Marco goes to his barren home and finds odds and ends in the basement to make toys. The text uses the word thrifty to describe Marco. Marco takes his thrifty self to showcase his new toy to the ally boys. The moral of the story is friends are more important than money. Cue white shining light breaking in from clouds as the main idea that friendship is more important than money takes root in all of my students’ consciousness. My students must take this lesson and give me an example of how they can be thrifty at home.

My homework assignment is for my students to find something they can reuse with a friend to be thrifty. They must find an object in their home to create a two-paragraph persuasive argument about how they would benefit from reusing an item. I do not ask any follow-up or CFU (Check For Understanding) questions about what students believe the word thrifty means. The next day we review the assignment as a whole group. Hoping my lesson hits a home run I ask Daniel MacFarland a CFU question the following morning.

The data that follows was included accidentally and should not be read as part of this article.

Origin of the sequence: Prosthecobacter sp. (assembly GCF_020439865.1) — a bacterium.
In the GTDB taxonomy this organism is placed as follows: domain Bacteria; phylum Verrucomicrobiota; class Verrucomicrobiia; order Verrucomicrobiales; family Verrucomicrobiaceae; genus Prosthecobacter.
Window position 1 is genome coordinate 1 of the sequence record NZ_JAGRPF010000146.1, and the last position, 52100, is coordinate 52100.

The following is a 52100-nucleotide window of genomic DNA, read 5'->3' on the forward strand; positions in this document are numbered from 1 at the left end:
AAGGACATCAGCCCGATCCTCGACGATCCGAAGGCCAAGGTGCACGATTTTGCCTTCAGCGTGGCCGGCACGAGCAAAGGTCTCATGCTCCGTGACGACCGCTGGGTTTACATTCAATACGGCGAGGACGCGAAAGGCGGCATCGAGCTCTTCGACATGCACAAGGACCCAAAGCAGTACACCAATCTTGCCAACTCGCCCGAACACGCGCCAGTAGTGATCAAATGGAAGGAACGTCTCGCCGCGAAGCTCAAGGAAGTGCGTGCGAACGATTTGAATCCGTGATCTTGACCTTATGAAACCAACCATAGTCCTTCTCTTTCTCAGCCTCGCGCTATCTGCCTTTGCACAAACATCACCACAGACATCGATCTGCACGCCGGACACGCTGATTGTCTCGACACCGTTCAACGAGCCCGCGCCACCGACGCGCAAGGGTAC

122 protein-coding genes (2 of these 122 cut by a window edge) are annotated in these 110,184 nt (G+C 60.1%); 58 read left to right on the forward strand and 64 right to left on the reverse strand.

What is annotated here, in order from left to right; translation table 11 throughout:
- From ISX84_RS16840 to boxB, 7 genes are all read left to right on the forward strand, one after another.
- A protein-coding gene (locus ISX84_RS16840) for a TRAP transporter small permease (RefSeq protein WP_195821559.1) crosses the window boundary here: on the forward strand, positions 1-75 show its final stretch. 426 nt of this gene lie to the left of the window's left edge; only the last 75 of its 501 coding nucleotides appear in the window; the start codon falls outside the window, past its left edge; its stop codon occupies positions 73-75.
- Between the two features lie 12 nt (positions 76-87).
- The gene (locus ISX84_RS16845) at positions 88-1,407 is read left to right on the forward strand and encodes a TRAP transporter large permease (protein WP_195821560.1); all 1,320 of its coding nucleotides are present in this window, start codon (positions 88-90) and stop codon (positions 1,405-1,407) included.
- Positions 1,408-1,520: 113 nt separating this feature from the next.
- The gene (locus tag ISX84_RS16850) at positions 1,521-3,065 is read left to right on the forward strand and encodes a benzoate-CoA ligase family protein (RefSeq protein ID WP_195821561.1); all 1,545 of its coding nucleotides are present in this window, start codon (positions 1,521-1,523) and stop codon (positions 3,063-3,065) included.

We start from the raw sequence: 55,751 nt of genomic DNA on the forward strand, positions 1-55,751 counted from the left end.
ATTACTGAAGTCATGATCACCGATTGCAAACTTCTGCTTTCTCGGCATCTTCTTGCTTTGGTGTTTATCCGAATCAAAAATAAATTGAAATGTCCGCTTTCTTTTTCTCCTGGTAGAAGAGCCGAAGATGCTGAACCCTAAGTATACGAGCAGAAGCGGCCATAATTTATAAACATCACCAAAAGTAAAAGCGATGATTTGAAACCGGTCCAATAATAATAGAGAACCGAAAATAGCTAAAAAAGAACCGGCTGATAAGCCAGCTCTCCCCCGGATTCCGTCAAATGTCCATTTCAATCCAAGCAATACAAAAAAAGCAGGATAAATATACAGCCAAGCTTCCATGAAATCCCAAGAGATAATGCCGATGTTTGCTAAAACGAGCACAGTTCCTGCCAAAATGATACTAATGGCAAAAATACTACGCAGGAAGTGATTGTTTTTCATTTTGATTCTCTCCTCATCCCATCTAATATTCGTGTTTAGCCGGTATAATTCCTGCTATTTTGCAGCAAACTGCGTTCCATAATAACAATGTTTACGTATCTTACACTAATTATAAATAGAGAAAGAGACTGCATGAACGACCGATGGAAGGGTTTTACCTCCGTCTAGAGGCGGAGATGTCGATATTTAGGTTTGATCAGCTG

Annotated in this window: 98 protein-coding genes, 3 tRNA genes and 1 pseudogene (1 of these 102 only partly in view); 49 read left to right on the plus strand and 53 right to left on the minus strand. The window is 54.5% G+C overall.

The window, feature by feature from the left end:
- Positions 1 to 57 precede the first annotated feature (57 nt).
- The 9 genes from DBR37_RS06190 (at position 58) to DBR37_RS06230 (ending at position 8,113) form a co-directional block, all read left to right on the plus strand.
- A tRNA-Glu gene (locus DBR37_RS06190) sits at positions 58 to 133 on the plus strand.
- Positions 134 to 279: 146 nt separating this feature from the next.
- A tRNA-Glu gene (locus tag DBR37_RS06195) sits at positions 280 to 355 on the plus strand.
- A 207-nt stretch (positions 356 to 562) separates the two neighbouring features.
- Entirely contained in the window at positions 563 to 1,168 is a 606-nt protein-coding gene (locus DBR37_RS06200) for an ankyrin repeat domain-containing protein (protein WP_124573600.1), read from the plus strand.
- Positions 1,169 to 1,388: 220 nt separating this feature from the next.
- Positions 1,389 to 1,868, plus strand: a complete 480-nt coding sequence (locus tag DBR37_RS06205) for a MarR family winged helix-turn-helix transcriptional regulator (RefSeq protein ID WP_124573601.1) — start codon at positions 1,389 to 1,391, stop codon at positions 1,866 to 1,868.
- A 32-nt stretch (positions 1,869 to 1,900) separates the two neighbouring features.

“Daniel, can you define thrifty and describe how you found something in your house to re-use?”

“Sure,” Daniel says with a pause to compose himself. “Thrifty mean to take something without getting caught to make friends.”

I pause tilting my head at an angle to give Daniel the benefit of the doubt.

“When you mean take something, do you mean reuse something that you own?”

“No, I mean taking something that someone else has and hiding it in an ally with the other boys so you don’t get caught,” Daniel says proudly.

“What, no, no, no Marco or the boys in the ally did not steal, they were poor and made do with what they had in the ally. Marco was punished for stealing the toy train. The word thrifty means to be sparing or creatively reuse what you have, not to take from someone else and certainly not as a bribe to make friends.”